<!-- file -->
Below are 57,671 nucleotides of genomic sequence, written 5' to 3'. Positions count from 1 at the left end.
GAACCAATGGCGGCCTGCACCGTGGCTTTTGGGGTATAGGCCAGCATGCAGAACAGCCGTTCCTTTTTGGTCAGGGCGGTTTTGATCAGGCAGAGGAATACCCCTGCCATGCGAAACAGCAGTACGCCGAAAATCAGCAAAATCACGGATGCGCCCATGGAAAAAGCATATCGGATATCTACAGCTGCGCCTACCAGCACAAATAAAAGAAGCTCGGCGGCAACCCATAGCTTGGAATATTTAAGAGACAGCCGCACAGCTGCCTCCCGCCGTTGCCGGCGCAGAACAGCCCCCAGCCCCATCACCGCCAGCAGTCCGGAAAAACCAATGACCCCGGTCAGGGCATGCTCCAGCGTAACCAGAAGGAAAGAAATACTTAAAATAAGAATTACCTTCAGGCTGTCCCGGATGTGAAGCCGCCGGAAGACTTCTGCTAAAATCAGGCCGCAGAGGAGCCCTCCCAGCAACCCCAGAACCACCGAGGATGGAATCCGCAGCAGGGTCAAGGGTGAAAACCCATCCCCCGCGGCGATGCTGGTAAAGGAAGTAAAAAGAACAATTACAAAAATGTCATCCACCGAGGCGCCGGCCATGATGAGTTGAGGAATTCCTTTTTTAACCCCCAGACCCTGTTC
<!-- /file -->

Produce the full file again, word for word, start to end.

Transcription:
Below are 57,671 nucleotides of genomic sequence, written 5' to 3'. Positions count from 1 at the left end.
GAACCAATGGCGGCCTGCACCGTGGCTTTTGGGGTATAGGCCAGCATGCAGAACAGCCGTTCCTTTTTGGTCAGGGCGGTTTTGATCAGGCAGAGGAATACCCCTGCCATGCGAAACAGCAGTACGCCGAAAATCAGCAAAATCACGGATGCGCCCATGGAAAAAGCATATCGGATATCTACAGCTGCGCCTACCAGCACAAATAAAAGAAGCTCGGCGGCAACCCATAGCTTGGAATATTTAAGAGACAGCCGCACAGCTGCCTCCCGCCGTTGCCGGCGCAGAACAGCCCCCAGCCCCATCACCGCCAGCAGTCCGGAAAAACCAATGACCCCGGTCAGGGCATGCTCCAGCGTAACCAGAAGGAAAGAAATACTTAAAATAAGAATTACCTTCAGGCTGTCCCGGATGTGAAGCCGCCGGAAGACTTCTGCTAAAATCAGGCCGCAGAGGAGCCCTCCCAGCAACCCCAGAACCACCGAGGATGGAATCCGCAGCAGGGTCAAGGGTGAAAACCCATCCCCCGCGGCGATGCTGGTAAAGGAAGTAAAAAGAACAATTACAAAAATGTCATCCACCGAGGCGCCGGCCATGATGAGTTGAGGAATTCCTTTTTTAACCCCCAGACCCTGTTC